Shaquille O’Neal has become the latest celebrity to join the flat-earth society, declaring that our minds have been manipulated to accept “the lie that the earth is round.” The big man even offered “proof” of his claims – he “drives coast to coast” and “this sh*t is flat to me.”
Shaq, speaking on his podcast this week, was dismissive of any evidence that proves the earth is round.
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When satellite imagery that shows the earth is round was brought up, Shaq immediately threw the evidence out of court, saying “Oh, satellite imagery — that could be drawn or made up.”
“It’s true. The Earth is flat. The Earth is flat. Yes, it is. Listen, there are three ways to manipulate the mind — what you read, what you see and what you hear. In school, first thing they teach us is, ‘Oh, Columbus discovered America,’ but when he got there, there were some fair-skinned people with the long hair smoking on the peace pipes. So, what does that tell you? Columbus didn’t discover America.
“So, listen, I drive from coast to coast, and this s*** is flat to me. I’m just saying. I drive from Florida to California all the time, and it’s flat to me. I do not go up and down at a 360-degree angle, and all that stuff about gravity, have you looked outside Atlanta lately and seen all these buildings? You mean to tell me that China is under us? China is under us? It’s not. The world is flat.”
Yahoo Sports reports: Cleveland Cavaliers star Kyrie Irving was the first NBA player to reveal his flat-Earth beliefs, summarized as such: “Can you really think of us rotating around the sun, and all planets align, rotating in specific dates, being perpendicular with what’s going on with these ‘planets’ and stuff like this?”
Soon afterwards, Denver Nuggets wing Wilson Chandler and Golden State Warriors forward Draymond Green endorsed Irving’s flat-Earth theory, with the latter explaining away NASA’s photos of the planet from space by suggesting everyone can manipulate doctored photos of the globe on their phones.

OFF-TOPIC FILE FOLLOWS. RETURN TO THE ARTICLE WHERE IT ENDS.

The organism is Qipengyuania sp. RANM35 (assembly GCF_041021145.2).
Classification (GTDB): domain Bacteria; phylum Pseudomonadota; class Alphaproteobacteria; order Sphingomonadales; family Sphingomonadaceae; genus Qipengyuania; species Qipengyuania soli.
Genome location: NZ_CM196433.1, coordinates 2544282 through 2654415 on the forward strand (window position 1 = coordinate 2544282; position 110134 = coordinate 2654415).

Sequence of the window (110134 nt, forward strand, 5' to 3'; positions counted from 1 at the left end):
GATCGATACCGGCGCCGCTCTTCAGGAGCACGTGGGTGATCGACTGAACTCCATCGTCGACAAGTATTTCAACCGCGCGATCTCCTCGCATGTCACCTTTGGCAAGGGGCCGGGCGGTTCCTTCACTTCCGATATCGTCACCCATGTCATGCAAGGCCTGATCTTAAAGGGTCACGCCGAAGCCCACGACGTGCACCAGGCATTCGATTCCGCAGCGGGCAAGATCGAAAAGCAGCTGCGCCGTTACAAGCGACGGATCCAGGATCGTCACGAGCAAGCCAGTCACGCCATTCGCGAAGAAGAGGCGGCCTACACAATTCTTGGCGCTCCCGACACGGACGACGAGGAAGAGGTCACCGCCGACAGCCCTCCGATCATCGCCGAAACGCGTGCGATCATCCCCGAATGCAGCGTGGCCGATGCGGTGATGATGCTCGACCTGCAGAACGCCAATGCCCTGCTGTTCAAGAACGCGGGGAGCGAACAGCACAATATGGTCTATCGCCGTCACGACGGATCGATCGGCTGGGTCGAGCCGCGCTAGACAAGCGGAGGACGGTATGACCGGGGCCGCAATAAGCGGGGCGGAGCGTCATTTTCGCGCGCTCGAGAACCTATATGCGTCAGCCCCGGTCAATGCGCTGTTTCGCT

The NBA storyline became so outrageous commissioner Adam Silver had to address it in his annual state-of-the-league address at the All-Star Game, clarifying, “I believe the world is round,” and suggesting Irving was making some broader social commentary about fake news in this country.
Which, no he wasn’t. Irving doubled down on his flat-Earth theory this past week, before detailing his lucid dreaming skills and informing us how an ex-teammate came to him in a dream to say goodbye.
These are all very real things that NBA players have said.
This is one wild theme to the 2016-17 NBA season, and Shaq just made it wilder when asked about Irving’s flat-Earth theory on his podcast. This was his response, through a series of interruptions:
Shaq is a flat-Earther, too
I love this NBA narrative so muchhttps://t.co/eijTsZKJZm pic.twitter.com/3zOLbABfeQ
— Ben Rohrbach (@brohrbach) March 19, 2017
This man has a doctorate degree in education from Barry University in Miami, Fla. Seriously.
I’m not sure which detail I enjoyed better — Shaq thinking the world is flat because he drives coast to coast or Shaq thinking he’d be driving “up and down at a 360-degree angle” if the Earth was spherical.
Unfortunately, you can’t drive from here to Asia, but there are things called boats and airplanes, and if you head west from California, you’ll arrive in China. And if you head west from there, you’ll eventually end up in California again. Because we live on a globe. Shaq should know full well. He’s been to China.
— Ben Rohrbach (@brohrbach) March 19, 2017
And, technically, a 360-degree angle is just a circle. I don’t know why Shaq thinks you would be driving up and down on a circle, but it is possible to drive comfortably on a spherical object when that object’s circumference is 24,901 miles. Think of an ant walking around a basketball, if you will. It might think it’s moving in a straight line, but eventually it will navigate the orb and arrive in the same place.
Also, there are things called mountains, and you drive over them on your way to California. At various angles. But never at a 360-degree angle, because your car would just be careening in circles into a ravine. But we shouldn’t have to explain mountains to you, just how we shouldn’t have to tell you the Earth is not flat. And that’s what’s so great about this new NBA narrative. It raises so many questions, from where players think the sun goes at night to why they believe they travel to different time zones.